x264

x264 HD 5.x

x264 HD 5.x

This test converts a video using software, and like Cinebench, is a CPU bound test which relies on more cores and higher frequency to go with strong IPC. Here we see a similar story to the Cinebench results, where the easier pass one result is not quite as strong as KBL-R, but the multithreaded result is much stronger. AMD has done some nice work to keep the Zen cores fed under multi-threaded loads even if they don’t quite have the IPC of KBL-R.

Web Tests

Web performance is important due to the volume of web use on a typical PC, so good performance here can translate to a good user experience, with less scrolling hiccups, and more responsive pages. We use Microsoft Edge on the current build of Windows 10 as our test vehicle. Web performance is one part CPU, and one part browser engine though, so over time, the same system should trend upwards in performance on the same tests, as improvements are made to the underlying browser.

Mozilla Kraken 1.1

Google Octane 2.0

WebXPRT 2015

Here the results aren’t quite as rosy for AMD. The performance on the web benchmarks is a significant departure on what was seen on the previous benchmarks, with results firmly lower. Some of that will be down to Intel being able to boost to higher frequencies than the AMD chip, with Intel having about a 10% advantage in maximum boost on the Core i7-8650U, but Intel has also spent quite a bit of effort on their SpeedShift to be able to ramp up the frequency very quickly. This is especially important for the web tests which do a short amount of work. Precision Boost 2 just can’t seem to keep up.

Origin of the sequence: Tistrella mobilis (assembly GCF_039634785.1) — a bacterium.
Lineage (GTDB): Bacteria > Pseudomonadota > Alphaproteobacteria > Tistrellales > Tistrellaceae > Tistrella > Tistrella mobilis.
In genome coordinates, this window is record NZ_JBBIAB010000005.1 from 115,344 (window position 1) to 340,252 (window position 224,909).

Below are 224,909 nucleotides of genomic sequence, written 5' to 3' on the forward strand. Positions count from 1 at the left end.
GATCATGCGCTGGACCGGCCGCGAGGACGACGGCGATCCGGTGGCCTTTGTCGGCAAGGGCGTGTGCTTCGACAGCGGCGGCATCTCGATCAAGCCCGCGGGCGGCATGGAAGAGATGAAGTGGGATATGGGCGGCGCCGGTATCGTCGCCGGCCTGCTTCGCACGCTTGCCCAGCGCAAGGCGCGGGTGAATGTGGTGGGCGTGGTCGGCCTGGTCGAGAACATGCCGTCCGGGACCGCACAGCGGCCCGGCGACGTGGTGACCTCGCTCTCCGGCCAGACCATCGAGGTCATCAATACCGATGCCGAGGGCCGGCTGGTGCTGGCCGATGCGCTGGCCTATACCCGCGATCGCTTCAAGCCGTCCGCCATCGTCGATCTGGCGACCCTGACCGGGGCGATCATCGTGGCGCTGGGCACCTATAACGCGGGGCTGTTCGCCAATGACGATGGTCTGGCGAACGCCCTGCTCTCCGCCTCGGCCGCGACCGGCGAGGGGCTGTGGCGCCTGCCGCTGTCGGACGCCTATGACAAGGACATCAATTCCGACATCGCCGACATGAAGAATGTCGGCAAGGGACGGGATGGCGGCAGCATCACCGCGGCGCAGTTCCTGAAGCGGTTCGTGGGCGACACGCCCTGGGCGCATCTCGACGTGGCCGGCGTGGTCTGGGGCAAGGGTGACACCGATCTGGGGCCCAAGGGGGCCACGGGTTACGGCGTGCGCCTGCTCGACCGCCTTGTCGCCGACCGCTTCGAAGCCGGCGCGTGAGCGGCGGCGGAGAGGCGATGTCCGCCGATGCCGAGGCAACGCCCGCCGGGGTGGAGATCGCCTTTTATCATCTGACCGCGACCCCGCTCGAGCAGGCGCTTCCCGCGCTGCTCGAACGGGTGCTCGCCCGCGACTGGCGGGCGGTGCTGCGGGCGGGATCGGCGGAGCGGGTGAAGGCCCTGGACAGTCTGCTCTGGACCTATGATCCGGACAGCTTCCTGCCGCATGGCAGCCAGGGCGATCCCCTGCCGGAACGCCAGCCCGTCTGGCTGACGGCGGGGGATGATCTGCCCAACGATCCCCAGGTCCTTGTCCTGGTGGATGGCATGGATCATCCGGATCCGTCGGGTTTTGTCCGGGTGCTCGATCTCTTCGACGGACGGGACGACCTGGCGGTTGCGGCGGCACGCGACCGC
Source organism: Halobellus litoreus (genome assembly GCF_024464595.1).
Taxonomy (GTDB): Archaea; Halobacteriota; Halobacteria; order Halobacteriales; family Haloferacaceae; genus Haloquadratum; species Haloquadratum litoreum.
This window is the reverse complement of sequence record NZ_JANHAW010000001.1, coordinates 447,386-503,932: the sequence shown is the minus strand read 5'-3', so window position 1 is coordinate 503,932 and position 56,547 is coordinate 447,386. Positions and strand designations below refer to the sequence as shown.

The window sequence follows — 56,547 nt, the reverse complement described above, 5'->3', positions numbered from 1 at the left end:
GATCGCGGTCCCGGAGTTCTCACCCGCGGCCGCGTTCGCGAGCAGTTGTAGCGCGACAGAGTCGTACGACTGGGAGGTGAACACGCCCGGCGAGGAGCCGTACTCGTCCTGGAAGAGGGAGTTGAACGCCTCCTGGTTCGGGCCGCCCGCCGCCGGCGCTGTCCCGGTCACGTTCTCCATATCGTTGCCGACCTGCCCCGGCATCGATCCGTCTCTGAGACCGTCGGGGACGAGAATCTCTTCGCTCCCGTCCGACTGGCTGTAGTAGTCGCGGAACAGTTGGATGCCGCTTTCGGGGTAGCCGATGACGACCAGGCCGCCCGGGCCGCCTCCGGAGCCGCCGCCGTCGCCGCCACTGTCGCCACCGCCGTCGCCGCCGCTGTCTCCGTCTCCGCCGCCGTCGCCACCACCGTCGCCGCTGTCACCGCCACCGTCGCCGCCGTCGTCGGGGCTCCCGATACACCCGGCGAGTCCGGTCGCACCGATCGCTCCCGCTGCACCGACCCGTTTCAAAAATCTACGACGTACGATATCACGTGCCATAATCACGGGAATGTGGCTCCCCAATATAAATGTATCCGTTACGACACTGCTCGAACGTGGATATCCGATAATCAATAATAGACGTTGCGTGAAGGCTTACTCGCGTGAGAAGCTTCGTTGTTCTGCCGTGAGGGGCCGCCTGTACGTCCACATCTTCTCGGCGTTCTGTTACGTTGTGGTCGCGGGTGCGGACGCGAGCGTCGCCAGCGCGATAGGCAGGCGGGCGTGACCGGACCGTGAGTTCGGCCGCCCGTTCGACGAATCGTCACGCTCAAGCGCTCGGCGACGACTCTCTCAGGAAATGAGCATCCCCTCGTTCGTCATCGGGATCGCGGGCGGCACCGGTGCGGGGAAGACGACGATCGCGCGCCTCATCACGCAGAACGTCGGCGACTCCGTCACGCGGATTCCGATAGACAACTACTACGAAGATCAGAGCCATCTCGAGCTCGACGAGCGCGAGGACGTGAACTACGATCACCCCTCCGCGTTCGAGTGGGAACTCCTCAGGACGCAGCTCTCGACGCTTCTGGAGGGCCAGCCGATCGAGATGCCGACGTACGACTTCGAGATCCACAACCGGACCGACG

CPU Conclusion

Even though the AMD chip can’t quite offer the same levels of performance when compared to the latest Intel U series, it still offers competitive results, and is a massive step forward from Carrizo. We never got to test a Carrizo laptop, other than the one article Ian wrote, so we don’t have comprehensive results from our laptop suite, but even just looking at the Cinebench results, the HP Elitebook 745 G3 only got a ST score of 71, and a MT score of 205, compared to 141 ST and 540 MT for the Ryzen 2700U. That’s a 98.6% increase in single-threaded performance and a 163.4% increase in multi-threaded.